But who's to say that if Germania was conquered, there wouldn't be invaders coming from even farther away? You might end up with the Slavs playing the role the Germans did.
 
Where were the people who destroyed Rome coming from?
Generally not between the Rhine and the Elbe. The most active and dangerous part of the Roman frontier up until the 5th century had been the Danube not the Rhine. Neither the Alemanni nor the Franks were particularly dangerous to the empire, even in the 5th century. The Vandals, Goths, Suevi, did not originate from the Rhine frontier.
But who's to say that if Germania was conquered, there wouldn't be invaders coming from even farther away? You might end up with the Slavs playing the role the Germans did.
The counterargument to this would be it provides more defense in depth. But regardless I think this is not the most helpful way of looking at Rome's relationship with Germania.
 
Generally not between the Rhine and the Elbe. The most active and dangerous part of the Roman frontier up until the 5th century had been the Danube not the Rhine. Neither the Alemanni nor the Franks were particularly dangerous to the empire, even in the 5th century. The Vandals, Goths, Suevi, did not originate from the Rhine frontier.

Looking at this, I wonder if "the Danube frontier is not a major concern" is a proper cliche here.
 
But who's to say that if Germania was conquered, there wouldn't be invaders coming from even farther away? You might end up with the Slavs playing the role the Germans did.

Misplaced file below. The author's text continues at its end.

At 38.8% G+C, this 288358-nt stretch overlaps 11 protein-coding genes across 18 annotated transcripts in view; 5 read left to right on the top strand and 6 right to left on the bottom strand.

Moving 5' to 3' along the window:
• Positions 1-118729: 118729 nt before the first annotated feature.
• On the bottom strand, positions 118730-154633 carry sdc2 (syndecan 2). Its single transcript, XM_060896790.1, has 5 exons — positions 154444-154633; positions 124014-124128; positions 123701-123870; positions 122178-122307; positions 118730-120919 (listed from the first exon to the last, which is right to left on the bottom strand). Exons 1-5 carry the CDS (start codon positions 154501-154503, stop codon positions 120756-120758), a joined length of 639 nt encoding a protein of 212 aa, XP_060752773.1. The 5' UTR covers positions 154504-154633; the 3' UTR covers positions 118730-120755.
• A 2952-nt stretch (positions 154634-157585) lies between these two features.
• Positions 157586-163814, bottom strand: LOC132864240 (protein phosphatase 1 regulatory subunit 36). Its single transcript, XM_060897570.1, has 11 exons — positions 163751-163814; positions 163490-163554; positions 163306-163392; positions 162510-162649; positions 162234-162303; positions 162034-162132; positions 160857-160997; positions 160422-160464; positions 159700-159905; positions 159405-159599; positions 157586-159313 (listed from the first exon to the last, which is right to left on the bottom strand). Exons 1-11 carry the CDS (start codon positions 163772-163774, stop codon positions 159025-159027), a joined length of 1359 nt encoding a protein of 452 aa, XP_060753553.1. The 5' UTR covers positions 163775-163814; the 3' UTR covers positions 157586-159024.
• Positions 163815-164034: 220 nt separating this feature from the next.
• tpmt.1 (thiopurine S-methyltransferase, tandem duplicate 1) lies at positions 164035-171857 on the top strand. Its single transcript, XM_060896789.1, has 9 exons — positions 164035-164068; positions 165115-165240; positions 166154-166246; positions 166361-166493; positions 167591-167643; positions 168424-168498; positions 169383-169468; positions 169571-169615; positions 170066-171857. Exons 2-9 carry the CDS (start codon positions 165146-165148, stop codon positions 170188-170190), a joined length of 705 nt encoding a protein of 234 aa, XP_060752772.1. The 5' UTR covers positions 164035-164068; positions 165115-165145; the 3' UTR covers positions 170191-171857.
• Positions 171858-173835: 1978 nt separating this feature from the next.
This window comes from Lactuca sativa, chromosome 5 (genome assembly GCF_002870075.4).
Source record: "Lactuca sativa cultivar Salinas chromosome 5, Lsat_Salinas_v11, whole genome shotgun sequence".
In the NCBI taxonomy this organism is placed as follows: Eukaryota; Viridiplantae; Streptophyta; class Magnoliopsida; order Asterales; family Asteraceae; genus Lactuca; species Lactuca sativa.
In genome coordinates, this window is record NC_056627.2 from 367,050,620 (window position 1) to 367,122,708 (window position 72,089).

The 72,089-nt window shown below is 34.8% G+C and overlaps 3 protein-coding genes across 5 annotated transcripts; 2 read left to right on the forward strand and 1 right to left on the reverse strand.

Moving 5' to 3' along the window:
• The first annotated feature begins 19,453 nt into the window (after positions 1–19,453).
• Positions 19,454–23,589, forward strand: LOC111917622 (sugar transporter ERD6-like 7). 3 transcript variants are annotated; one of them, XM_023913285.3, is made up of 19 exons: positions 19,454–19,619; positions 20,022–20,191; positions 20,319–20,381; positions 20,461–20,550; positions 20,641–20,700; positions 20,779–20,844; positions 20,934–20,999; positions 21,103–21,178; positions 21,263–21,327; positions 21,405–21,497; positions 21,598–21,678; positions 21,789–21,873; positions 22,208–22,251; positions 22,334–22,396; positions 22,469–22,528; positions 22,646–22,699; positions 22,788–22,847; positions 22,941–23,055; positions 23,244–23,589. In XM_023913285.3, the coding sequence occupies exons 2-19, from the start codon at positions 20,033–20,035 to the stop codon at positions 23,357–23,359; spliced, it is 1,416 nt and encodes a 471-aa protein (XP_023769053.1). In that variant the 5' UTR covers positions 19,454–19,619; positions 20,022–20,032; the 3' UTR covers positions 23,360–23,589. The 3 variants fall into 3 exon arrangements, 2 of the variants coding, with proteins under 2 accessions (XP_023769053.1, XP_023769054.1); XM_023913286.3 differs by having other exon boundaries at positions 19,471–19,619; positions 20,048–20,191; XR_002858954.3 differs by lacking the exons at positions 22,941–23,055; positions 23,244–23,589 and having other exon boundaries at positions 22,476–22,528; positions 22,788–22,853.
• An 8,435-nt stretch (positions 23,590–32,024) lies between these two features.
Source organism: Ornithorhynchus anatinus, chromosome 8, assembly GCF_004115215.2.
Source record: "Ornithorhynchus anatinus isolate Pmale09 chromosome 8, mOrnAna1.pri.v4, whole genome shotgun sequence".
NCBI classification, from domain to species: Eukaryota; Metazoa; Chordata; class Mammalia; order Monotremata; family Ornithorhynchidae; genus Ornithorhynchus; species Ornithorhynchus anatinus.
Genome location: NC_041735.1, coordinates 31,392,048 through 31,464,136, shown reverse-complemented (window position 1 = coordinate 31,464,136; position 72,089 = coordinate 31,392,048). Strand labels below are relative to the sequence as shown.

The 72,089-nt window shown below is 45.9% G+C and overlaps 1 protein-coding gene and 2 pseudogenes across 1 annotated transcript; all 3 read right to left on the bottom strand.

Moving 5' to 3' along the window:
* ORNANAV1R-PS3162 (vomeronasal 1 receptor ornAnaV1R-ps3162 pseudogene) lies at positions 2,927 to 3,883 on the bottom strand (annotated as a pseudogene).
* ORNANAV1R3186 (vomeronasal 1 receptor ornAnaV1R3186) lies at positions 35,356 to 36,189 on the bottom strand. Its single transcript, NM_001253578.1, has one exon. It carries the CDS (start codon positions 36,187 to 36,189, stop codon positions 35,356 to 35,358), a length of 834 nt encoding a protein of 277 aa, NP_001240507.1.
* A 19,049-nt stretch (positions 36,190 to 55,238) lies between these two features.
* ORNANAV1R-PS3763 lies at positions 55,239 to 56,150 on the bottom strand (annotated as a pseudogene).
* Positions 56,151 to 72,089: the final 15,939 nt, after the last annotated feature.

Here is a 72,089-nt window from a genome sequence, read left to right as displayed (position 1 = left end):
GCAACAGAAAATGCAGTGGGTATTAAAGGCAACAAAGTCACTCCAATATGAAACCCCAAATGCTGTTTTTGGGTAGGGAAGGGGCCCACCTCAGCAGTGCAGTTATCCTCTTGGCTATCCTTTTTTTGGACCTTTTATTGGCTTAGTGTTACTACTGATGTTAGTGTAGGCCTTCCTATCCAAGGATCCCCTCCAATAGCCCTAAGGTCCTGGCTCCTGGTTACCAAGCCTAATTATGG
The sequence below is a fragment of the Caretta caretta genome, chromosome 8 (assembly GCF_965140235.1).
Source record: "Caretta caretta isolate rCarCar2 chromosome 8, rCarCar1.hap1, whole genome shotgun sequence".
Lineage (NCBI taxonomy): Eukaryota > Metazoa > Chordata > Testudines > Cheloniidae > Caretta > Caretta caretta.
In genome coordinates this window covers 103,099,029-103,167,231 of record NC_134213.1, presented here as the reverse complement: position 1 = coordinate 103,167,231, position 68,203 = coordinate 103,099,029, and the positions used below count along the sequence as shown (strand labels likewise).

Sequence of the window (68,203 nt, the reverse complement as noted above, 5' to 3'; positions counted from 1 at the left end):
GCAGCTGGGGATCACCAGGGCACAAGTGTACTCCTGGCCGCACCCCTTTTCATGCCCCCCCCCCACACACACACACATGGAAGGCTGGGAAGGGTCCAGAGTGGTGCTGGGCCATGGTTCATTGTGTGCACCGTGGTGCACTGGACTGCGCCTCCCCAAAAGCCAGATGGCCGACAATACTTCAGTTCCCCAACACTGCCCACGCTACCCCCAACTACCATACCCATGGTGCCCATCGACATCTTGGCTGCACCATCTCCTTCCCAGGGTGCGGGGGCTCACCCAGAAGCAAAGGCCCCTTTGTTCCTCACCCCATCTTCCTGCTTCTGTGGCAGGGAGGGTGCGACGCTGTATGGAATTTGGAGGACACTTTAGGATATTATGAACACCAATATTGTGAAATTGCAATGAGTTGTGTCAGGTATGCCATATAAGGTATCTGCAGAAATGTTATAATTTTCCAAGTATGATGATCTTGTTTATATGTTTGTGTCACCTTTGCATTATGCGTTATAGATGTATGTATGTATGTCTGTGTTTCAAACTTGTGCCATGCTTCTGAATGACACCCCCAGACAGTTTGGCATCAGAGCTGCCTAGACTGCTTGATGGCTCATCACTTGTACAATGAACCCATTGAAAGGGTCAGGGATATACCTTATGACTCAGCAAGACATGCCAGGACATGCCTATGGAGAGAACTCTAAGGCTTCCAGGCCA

They woulnt necessarily be arriving in the same numbers as the germans and Rome could handle them better than they did the germans regardless

However I think you're ultimately right that the romans wouldnt be avoiding threats even if we take out those two of the equation

Huns, arabs, turks, all nomadic groups Rome would have to deal with one way or another wheter they romanised Germania or not, but doing so would might at least buy them time(if we assume the germans they fought were all from the Rhine which, as pointed out above, they werent) at the cost of making Rome even more overextended
Never seen "what if rome went up to the yenisey river" before.
Why stop there, go big or go Rome!
Expand all the way to the Shinano river!
 
a bit recondite, but I've never seen a Rome TL explore the possibilities of the naval dimension of warfare (heck, most writers seem to forget that cavalry surged in importance in the Late Empire, but that probably goes with the whole "Byzantium doesn't exist" thang)